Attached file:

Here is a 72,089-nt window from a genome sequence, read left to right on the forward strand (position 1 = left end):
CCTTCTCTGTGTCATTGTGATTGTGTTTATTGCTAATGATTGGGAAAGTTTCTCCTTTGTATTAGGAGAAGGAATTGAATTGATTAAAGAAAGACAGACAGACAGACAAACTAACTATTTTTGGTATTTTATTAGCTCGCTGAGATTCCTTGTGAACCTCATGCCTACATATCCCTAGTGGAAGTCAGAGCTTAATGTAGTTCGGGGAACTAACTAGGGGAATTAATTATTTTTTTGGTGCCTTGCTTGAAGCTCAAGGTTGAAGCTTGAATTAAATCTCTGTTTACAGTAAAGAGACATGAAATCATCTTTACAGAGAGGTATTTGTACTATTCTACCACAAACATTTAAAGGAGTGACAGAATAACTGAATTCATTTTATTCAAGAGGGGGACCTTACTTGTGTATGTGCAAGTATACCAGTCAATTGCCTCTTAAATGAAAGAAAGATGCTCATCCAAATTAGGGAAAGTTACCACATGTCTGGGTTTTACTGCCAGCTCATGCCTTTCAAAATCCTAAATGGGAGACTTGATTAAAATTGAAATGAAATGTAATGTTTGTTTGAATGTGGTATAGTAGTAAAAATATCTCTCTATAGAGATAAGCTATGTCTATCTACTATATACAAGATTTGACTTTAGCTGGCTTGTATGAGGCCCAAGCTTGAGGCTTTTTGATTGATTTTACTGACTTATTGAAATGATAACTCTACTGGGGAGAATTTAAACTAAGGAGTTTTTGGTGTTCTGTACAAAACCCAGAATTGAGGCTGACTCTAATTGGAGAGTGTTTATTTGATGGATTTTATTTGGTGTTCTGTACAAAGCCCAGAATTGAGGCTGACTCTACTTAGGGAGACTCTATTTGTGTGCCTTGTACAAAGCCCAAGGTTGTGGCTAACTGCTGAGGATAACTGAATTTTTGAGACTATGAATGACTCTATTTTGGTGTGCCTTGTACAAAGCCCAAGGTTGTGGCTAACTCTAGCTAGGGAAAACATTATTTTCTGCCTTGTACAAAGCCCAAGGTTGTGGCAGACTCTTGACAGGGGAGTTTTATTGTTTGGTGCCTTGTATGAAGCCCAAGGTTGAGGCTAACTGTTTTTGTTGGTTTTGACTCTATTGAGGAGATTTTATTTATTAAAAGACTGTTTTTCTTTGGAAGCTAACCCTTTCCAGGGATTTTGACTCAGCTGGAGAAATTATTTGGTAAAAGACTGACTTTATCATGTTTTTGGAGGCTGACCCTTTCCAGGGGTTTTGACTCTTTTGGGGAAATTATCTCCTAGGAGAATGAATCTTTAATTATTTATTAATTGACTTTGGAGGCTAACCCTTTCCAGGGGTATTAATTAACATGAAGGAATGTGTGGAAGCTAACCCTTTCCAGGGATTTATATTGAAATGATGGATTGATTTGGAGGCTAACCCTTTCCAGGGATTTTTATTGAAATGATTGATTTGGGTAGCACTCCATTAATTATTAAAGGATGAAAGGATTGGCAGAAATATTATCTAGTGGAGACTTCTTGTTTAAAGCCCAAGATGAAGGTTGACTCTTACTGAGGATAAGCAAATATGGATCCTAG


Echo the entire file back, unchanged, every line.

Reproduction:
Here is a 72,089-nt window from a genome sequence, read left to right on the forward strand (position 1 = left end):
CCTTCTCTGTGTCATTGTGATTGTGTTTATTGCTAATGATTGGGAAAGTTTCTCCTTTGTATTAGGAGAAGGAATTGAATTGATTAAAGAAAGACAGACAGACAGACAAACTAACTATTTTTGGTATTTTATTAGCTCGCTGAGATTCCTTGTGAACCTCATGCCTACATATCCCTAGTGGAAGTCAGAGCTTAATGTAGTTCGGGGAACTAACTAGGGGAATTAATTATTTTTTTGGTGCCTTGCTTGAAGCTCAAGGTTGAAGCTTGAATTAAATCTCTGTTTACAGTAAAGAGACATGAAATCATCTTTACAGAGAGGTATTTGTACTATTCTACCACAAACATTTAAAGGAGTGACAGAATAACTGAATTCATTTTATTCAAGAGGGGGACCTTACTTGTGTATGTGCAAGTATACCAGTCAATTGCCTCTTAAATGAAAGAAAGATGCTCATCCAAATTAGGGAAAGTTACCACATGTCTGGGTTTTACTGCCAGCTCATGCCTTTCAAAATCCTAAATGGGAGACTTGATTAAAATTGAAATGAAATGTAATGTTTGTTTGAATGTGGTATAGTAGTAAAAATATCTCTCTATAGAGATAAGCTATGTCTATCTACTATATACAAGATTTGACTTTAGCTGGCTTGTATGAGGCCCAAGCTTGAGGCTTTTTGATTGATTTTACTGACTTATTGAAATGATAACTCTACTGGGGAGAATTTAAACTAAGGAGTTTTTGGTGTTCTGTACAAAACCCAGAATTGAGGCTGACTCTAATTGGAGAGTGTTTATTTGATGGATTTTATTTGGTGTTCTGTACAAAGCCCAGAATTGAGGCTGACTCTACTTAGGGAGACTCTATTTGTGTGCCTTGTACAAAGCCCAAGGTTGTGGCTAACTGCTGAGGATAACTGAATTTTTGAGACTATGAATGACTCTATTTTGGTGTGCCTTGTACAAAGCCCAAGGTTGTGGCTAACTCTAGCTAGGGAAAACATTATTTTCTGCCTTGTACAAAGCCCAAGGTTGTGGCAGACTCTTGACAGGGGAGTTTTATTGTTTGGTGCCTTGTATGAAGCCCAAGGTTGAGGCTAACTGTTTTTGTTGGTTTTGACTCTATTGAGGAGATTTTATTTATTAAAAGACTGTTTTTCTTTGGAAGCTAACCCTTTCCAGGGATTTTGACTCAGCTGGAGAAATTATTTGGTAAAAGACTGACTTTATCATGTTTTTGGAGGCTGACCCTTTCCAGGGGTTTTGACTCTTTTGGGGAAATTATCTCCTAGGAGAATGAATCTTTAATTATTTATTAATTGACTTTGGAGGCTAACCCTTTCCAGGGGTATTAATTAACATGAAGGAATGTGTGGAAGCTAACCCTTTCCAGGGATTTATATTGAAATGATGGATTGATTTGGAGGCTAACCCTTTCCAGGGATTTTTATTGAAATGATTGATTTGGGTAGCACTCCATTAATTATTAAAGGATGAAAGGATTGGCAGAAATATTATCTAGTGGAGACTTCTTGTTTAAAGCCCAAGATGAAGGTTGACTCTTACTGAGGATAAGCAAATATGGATCCTAG